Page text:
Thinking Anglicans

Pittsburgh lawsuit: the diocese responds

A page of “Frequently Asked Questions” has been posted on the website of the Diocese of Pittsburgh.

Frequently Asked Questions regarding the lawsuit against 18 clergy and lay leaders of the Episcopal Diocese of Pittsburgh

The FAQ confirms that Bishop Duncan and his Standing Committee are serious about the threat of expulsion of two parishes from his diocese:

7. Are the Bishop and Standing Committee serious about invoking Canon XV, Section 6 dissolution?

Yes. The notice was recommended reluctantly and the strong preference of the Bishop and the Standing Committee is that it will not be necessary to pursue dissolution. Diocesan leaders intend to do their part to achieve reconciliation. Nevertheless, the Standing Committee would not have recommended this course if the diocesan leadership was not prepared to follow through if necessary.

The whole idea that a diocese can simply expel a parish with whom it is in dispute is extremely difficult to understand.

The FAQ is also interesting for the interpretation it puts on the Dennis Canon, described as “controversial”:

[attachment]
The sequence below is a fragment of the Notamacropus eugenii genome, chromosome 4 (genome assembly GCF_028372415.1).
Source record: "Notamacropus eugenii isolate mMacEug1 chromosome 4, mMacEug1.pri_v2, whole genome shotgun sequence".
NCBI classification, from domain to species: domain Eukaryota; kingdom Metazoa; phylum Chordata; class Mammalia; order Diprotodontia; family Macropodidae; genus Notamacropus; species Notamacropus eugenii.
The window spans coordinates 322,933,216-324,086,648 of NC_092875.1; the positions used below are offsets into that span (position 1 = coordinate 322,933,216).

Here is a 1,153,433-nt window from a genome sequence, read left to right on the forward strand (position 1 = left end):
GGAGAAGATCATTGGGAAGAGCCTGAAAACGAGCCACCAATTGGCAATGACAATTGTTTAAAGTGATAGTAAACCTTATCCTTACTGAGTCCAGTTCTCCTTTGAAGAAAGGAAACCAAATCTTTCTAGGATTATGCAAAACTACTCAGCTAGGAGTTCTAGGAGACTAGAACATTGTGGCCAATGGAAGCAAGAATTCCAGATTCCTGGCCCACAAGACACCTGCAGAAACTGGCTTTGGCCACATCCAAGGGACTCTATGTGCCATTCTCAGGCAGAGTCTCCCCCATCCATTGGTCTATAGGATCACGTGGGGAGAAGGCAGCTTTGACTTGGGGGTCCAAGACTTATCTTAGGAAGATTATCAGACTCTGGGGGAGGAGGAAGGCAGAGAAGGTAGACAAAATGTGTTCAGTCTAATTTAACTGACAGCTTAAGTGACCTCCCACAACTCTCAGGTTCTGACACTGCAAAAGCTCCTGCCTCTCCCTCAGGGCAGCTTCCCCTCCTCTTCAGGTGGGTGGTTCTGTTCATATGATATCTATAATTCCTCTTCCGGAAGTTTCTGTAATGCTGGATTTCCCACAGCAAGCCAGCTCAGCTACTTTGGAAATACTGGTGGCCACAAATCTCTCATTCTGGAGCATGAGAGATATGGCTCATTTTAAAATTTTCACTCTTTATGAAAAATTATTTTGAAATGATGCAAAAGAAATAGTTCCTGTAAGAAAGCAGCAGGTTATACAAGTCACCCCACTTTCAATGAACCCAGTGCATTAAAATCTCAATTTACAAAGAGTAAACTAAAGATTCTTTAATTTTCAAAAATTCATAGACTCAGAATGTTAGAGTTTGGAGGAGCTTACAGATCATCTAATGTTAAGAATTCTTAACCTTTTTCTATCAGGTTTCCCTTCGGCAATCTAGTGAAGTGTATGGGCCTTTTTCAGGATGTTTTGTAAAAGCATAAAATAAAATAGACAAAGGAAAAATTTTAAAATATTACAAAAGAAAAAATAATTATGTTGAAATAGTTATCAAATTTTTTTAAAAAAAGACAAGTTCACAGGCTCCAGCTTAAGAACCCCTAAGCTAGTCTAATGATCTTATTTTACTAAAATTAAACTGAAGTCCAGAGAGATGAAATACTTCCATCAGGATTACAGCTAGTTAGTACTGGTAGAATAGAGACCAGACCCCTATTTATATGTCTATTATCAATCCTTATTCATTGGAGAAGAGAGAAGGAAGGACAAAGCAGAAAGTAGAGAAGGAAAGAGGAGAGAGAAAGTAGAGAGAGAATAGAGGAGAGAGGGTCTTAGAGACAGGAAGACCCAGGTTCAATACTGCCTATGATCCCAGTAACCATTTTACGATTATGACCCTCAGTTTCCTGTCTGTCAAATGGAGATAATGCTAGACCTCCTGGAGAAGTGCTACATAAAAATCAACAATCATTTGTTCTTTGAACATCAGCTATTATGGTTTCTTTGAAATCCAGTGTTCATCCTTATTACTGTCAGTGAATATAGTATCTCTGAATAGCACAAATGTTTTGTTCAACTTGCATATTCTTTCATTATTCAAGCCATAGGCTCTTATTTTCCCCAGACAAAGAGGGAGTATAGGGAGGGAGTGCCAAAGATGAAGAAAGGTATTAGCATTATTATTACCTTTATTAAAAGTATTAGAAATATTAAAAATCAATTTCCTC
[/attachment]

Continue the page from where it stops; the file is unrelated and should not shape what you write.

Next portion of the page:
3. What is the Dennis Canon?

The essence of the “Dennis Canon” (Title 1, Canon 7, Section 4 of ECUSA’s canons) is this statement: “All real and personal property held by or for the benefit of any Parish, Mission or Congregation is held in trust for this Church and the Diocese thereof in which such Parish, Mission or Congregation is located.”

Those that brought this lawsuit claim that by virtue of this canon, controversial since its adoption in 1979, ECUSA has a trust interest (constructive or express) in all parish real estate and assets irrespective of how the title is held or the source of the funds used to acquire the property.

This is the same Canon which is discussed in some detail in this email exchange (pdf file) between Robert Devlin, and Michael Woodruff in the documents filed earlier.

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19 years ago

The Dennis Canon merely codifies a legal position that the Episcopal Church has taken in lawsuits dating as far back as the schism over ceremonial issues which resulted in the Reformed Episcopal Church in the mid 19th C. As such, it’s not a new legal argument.

David Huff
David Huff
19 years ago

Ruidh is, of course, correct – but what +Duncan is trying with that comment isn’t a legal argument. He’s practicing one of the more successful propaganda techniques, which is that if you tell a lie for the purpose of propaganda, tell a *big* one. The bigger the lie is, the more people are apt to believe it, because they can’t believe you would dare say such a thing if it were not the truth.

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